Wednesday, 15 October 2014

faraway tree foam party!

So its time to start giving the tree some solidity. Up until this point the tree was an exercise in woodwork, originally I had intended this build to follow down the same path and my smaller houses using cardboard tubes for the living areas with a small amount of wood to attach hinges too. After a bit of playing around it quickly became apparent that this wouldn't give the flexibility to the different rooms I wanted to create and also, with out a substantial frame work, it would be difficult to make something that will come apart for transporting. Anyway, with the frame complete I can carry on as originally intended with the foam. I use 2 inch thick foam sheets that you can buy from builders merchants. They come in 8x4 sizes and are very economical at around £10.00 per sheet. They cash be shaped with a hacksaw blade, hot wire or Stanley knife(score and snap) and will provide most of the thickness to the tree. The foam can be glued with PVA and also pinned together with bamboo sticks.
One of the reasons for using the foam is its both light and strong. You could do a similar thing using crumpled newspaper, but the foam will provide a solid underpinning to the papier mache and plaster coats.The pictures shown how the grey foam is cut and glued into all the gaps, I mainly used a hacksaw blade to cut the sheets, then glued in with some pva. I leave gasps between the sheets so that I can stick everything solid with the expanding foam. A word of warning about the foam, WEAR GLOVES! I have been using expanding foam for years and still manage to get it were I don't want it, it will stick to anything and if you get it on your skin its unbelievably tricky to get off. My very first go with the foam years ago saw me trying to push about great erupting clouds of foam engulfing the trackwork of a model railway I was building. It was suggested that the expanding foam would be good for making hills in my inexperienced hands I Managed to empty a whole can of the stuff onto a 3 foot square baseboard and then watched in horror as the neatly applied foam did exactly what it said on the tin and expand with amazing rapidity all OK over my track, my clothes, the kitchen table and the floor. The experience left me with hands covered in the stuff, which wouldn't wash off, and the residue had to be scraped off with a razor!!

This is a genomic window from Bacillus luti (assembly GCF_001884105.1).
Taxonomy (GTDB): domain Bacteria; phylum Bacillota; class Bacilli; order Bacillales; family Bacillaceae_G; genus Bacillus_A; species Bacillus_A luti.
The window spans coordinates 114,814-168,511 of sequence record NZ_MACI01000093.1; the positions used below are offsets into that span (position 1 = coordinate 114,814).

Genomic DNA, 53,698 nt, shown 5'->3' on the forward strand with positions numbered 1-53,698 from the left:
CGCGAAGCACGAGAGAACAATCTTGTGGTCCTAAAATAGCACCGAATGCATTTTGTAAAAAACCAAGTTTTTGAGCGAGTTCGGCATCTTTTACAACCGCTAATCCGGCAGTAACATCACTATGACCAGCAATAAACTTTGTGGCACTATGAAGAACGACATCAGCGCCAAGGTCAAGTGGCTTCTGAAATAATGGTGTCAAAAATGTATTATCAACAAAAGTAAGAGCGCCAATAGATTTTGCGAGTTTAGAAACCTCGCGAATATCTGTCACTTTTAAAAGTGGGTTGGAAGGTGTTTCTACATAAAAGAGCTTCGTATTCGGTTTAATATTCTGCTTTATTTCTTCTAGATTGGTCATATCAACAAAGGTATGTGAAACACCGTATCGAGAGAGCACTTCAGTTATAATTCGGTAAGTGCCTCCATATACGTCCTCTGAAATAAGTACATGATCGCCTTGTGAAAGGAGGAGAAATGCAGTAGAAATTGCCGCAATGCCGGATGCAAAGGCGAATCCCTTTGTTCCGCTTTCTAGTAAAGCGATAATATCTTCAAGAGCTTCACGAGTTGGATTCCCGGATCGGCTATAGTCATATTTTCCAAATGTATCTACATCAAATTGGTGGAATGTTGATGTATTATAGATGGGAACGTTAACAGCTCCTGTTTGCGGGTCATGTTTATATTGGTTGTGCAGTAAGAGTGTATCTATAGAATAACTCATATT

So step one, put on gloves, step two, only put a small amt on at a time. It is tempting to really squeeze out loads in one area, particularly if you have big gaps too fill but the foam keeps expanding for up to half an hour and you can easily walk away from the job only to come back forty minutes later to find that the foam has started to take on the appearance of a 1950s horror movie and consumed everything in its path!!. I am using the foam to help stick the solid foam chunks together and for a bit of gap filling. When it is all cured I will then carve the whole lot and cover it in papier mache.
 This picture shows a sheet of the foam and some tins of foam and some PVA. I use the larger cans of foam and these are better value.


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